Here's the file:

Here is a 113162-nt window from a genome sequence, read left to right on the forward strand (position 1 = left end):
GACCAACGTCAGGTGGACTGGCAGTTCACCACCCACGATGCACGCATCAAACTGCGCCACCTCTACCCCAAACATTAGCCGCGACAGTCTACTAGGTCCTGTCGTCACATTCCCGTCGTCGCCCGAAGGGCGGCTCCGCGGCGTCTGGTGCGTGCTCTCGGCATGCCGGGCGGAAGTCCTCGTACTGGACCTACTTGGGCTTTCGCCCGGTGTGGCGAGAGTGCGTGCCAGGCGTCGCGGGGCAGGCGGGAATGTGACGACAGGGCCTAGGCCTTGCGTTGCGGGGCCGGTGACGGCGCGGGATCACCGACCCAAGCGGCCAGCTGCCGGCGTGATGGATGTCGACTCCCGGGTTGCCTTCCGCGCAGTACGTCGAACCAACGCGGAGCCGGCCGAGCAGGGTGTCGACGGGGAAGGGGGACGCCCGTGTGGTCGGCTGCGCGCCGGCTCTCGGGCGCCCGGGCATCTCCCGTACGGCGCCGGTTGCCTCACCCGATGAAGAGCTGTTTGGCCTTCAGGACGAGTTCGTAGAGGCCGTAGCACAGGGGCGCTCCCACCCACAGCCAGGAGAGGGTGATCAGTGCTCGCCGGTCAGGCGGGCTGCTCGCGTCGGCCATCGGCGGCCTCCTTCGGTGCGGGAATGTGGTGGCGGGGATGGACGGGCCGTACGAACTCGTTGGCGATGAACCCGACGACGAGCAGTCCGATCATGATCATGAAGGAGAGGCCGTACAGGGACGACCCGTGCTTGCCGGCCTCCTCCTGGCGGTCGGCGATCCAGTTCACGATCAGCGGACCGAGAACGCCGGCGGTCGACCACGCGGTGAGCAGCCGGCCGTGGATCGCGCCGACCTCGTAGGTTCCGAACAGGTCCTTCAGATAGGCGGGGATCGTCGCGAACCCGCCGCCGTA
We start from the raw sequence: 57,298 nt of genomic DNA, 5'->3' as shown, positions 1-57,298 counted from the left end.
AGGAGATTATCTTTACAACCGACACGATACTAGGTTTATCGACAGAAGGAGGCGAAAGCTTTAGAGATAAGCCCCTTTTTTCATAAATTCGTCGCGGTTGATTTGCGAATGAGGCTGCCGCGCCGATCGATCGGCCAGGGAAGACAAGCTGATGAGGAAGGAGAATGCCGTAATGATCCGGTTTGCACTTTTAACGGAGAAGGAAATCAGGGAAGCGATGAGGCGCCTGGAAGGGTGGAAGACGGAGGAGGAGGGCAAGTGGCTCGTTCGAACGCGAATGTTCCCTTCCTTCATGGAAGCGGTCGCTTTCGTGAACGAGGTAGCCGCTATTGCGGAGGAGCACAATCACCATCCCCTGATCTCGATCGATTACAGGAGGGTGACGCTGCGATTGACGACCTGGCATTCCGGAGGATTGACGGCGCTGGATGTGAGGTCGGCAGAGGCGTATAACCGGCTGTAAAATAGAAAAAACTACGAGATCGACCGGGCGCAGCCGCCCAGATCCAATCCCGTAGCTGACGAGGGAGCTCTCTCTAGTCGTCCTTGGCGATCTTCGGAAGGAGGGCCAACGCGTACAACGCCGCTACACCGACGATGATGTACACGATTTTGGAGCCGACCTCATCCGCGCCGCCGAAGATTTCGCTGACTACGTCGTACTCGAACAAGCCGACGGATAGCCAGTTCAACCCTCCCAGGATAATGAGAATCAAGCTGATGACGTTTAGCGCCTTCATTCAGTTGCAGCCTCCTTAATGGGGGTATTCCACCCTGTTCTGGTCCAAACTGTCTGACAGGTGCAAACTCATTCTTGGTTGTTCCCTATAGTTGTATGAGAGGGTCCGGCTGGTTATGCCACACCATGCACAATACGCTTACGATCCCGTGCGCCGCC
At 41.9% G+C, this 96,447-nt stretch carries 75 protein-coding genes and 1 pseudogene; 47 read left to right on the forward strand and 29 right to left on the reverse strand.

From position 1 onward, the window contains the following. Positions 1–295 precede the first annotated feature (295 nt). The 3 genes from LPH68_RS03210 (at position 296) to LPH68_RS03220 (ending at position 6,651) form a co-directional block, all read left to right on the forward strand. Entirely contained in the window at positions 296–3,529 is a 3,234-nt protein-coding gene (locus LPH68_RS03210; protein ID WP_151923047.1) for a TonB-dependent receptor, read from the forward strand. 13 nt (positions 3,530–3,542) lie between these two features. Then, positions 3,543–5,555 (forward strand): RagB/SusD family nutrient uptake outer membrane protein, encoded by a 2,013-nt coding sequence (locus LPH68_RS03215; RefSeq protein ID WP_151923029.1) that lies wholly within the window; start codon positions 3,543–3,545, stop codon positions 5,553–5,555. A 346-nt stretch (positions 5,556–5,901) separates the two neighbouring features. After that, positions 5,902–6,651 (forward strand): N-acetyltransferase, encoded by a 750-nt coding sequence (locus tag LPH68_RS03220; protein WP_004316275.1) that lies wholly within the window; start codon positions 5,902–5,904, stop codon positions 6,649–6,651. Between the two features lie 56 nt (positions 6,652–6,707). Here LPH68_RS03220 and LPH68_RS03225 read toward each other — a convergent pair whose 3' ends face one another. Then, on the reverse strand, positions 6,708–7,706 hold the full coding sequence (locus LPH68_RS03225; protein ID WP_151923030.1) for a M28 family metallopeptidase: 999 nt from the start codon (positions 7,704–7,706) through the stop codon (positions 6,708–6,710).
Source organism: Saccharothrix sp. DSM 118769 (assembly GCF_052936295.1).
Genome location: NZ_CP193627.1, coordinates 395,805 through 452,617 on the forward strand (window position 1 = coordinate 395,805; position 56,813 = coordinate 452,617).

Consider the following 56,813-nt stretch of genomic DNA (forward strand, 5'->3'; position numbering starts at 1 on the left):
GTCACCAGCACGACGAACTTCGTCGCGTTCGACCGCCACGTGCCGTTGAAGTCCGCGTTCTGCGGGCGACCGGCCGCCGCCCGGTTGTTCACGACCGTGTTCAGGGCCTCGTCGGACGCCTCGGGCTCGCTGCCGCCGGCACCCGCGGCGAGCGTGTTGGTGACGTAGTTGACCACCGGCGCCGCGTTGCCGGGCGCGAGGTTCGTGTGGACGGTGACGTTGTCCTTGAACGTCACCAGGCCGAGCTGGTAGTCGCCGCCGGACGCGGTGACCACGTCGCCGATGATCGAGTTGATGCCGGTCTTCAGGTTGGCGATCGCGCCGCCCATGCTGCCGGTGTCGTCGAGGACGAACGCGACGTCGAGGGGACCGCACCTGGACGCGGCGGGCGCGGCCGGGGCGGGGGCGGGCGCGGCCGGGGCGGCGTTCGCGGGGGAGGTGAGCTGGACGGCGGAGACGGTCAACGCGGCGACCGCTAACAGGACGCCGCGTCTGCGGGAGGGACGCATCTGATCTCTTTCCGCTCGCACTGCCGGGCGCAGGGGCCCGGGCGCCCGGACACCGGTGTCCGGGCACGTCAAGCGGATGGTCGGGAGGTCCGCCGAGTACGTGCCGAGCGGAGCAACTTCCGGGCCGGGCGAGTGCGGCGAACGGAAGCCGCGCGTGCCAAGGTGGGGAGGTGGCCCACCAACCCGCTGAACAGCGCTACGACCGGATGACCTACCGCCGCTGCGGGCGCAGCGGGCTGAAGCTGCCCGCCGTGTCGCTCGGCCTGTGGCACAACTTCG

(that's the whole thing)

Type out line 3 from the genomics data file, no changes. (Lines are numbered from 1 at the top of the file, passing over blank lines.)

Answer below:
We start from the raw sequence: 57,298 nt of genomic DNA, 5'->3' as shown, positions 1-57,298 counted from the left end.